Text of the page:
What Do Diagnoses of Pelvic Inflammatory Disease in Specialist Sexual Health Services in England Tell Us about Chlamydia Control?

Grahame S. Davis*, Patrick J. Horner, Malcolm J. Price, Holly D. Mitchell, Kate Soldan

*Corresponding author for this work

Research output: Contribution to journalArticlepeer-review

2 Citations (Scopus)


Background: Pelvic inflammatory disease (PID) is an outcome measure for the evaluation of chlamydia screening programs. We explore PID diagnoses in specialist sexual health services (SSHSs) in England to inform the evaluation of the National Chlamydia Screening Programme, which was implemented nationally in 2008. Methods: We conducted descriptive analyses using data on diagnoses of PID-with and without Chlamydia trachomatis (CT) and/or Neisseria gonorrhoeae (GC)-by age and year of birth, in SSHSs between 2009 and 2019 from the GUMCAD STI Surveillance System database. Rates were calculated per 100 000 females residing in England. Results: CT screening activity peaked in 2010. The rates of all PID diagnoses decreased between 2009 and 2019 by 39%. CT-associated PID (CT-PID) declined by 58%, and nonspecific PID declined by 37%. GC-PID increased by 34%. CT-PID decreased across all age groups with the highest observed decline, 71%, in 15-to 19-year-olds. A dose-response relationship was observed between CT-PID rates and screening, with rates lowest in those with the greatest exposure to screening. Conclusions: There was a marked decline in diagnoses of CT-PID, and nonspecific PID, at SSHSs after the introduction of widespread chlamydia screening, whereas GC-PID diagnoses increased. This ecological trend was broadly consistent with what we would have expected to see if widespread screening reduced the incidence of chlamydia-associated PID (and of nonspecific PID), as has been observed in randomized controlled trials of screening.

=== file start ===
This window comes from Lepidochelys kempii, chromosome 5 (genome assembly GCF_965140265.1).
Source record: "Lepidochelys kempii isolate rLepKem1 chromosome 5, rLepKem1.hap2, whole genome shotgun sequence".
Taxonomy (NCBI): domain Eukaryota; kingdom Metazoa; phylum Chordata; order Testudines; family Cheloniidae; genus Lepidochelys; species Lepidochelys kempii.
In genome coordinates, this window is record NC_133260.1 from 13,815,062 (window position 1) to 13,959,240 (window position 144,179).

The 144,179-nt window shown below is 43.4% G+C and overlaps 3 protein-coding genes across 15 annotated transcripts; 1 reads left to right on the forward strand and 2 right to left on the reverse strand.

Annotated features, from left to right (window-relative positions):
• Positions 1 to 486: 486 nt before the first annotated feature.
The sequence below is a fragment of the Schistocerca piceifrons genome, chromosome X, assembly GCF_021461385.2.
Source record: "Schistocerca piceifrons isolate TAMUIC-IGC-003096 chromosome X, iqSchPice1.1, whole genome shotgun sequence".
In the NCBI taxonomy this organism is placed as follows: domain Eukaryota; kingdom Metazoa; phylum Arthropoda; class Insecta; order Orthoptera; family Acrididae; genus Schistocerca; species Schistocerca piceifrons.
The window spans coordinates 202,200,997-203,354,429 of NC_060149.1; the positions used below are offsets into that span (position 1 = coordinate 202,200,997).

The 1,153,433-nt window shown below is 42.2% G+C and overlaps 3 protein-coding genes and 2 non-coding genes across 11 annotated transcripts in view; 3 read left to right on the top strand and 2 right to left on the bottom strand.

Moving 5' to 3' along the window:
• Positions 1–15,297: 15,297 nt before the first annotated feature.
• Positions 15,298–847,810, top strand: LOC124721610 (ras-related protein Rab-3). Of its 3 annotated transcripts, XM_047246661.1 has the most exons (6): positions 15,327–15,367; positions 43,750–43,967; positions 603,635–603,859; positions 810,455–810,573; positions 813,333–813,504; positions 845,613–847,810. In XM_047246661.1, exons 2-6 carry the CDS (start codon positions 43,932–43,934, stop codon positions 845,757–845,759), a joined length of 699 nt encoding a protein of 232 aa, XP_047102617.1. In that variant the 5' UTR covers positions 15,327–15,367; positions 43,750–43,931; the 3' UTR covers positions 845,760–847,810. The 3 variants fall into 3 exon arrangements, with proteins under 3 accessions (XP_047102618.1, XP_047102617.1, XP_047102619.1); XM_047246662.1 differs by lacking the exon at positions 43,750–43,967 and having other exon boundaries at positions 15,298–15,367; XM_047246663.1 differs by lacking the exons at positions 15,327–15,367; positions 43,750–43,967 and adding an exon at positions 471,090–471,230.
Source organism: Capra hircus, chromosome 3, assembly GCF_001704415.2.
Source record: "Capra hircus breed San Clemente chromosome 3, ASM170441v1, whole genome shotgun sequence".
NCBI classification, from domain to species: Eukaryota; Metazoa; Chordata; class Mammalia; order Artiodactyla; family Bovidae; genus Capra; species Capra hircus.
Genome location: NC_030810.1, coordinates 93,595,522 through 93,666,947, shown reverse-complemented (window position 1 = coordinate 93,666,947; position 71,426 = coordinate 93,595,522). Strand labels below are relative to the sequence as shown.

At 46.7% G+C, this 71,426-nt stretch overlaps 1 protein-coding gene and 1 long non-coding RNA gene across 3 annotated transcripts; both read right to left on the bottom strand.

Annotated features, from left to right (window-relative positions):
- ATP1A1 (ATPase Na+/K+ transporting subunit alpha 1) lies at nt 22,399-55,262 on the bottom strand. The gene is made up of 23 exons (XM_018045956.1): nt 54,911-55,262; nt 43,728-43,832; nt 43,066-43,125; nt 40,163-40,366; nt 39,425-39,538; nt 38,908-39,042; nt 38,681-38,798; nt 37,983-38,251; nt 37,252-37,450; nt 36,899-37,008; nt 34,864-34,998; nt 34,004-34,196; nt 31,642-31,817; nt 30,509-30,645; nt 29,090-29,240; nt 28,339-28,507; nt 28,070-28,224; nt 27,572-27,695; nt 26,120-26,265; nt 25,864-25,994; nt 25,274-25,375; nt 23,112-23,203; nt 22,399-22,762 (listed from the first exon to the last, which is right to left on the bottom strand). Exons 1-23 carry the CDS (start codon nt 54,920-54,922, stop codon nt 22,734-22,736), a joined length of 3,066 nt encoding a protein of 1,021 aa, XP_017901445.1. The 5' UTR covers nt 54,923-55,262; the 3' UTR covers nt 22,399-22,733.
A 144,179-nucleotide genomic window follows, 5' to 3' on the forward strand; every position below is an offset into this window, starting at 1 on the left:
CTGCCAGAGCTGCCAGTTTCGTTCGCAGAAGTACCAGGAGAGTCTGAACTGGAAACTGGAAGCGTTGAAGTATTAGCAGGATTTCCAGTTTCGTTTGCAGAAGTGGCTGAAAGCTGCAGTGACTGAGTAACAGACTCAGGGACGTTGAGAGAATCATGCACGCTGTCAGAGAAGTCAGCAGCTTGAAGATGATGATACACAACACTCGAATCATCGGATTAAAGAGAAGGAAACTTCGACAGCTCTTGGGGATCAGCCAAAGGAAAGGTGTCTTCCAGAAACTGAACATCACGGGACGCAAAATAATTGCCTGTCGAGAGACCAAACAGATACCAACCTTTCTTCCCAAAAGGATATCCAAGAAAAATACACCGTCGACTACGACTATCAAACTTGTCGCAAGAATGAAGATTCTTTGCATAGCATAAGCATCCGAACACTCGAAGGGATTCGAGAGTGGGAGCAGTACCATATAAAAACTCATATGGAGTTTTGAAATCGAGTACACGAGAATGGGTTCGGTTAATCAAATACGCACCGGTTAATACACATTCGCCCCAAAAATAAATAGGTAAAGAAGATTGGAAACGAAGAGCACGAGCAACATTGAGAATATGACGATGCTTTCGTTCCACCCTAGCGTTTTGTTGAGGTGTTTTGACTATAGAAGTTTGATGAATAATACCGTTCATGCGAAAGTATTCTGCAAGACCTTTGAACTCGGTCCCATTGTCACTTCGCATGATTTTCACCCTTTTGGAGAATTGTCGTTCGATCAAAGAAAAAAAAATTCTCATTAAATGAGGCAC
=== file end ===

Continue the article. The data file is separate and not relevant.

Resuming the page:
Original languageEnglish
Pages (from-to)S113-S120
JournalJournal of Infectious Diseases
Publication statusPublished - 15 Aug 2021

Bibliographical note

Publisher Copyright:
© 2021 The Author(s) 2021. Published by Oxford University Press for the Infectious Diseases Society of America. All rights reserved. For permissions, e-mail: journals.permissions@oup.com.


  • chlamydia
  • chlamydia screening
  • pelvic inflammatory disease
  • surveillance


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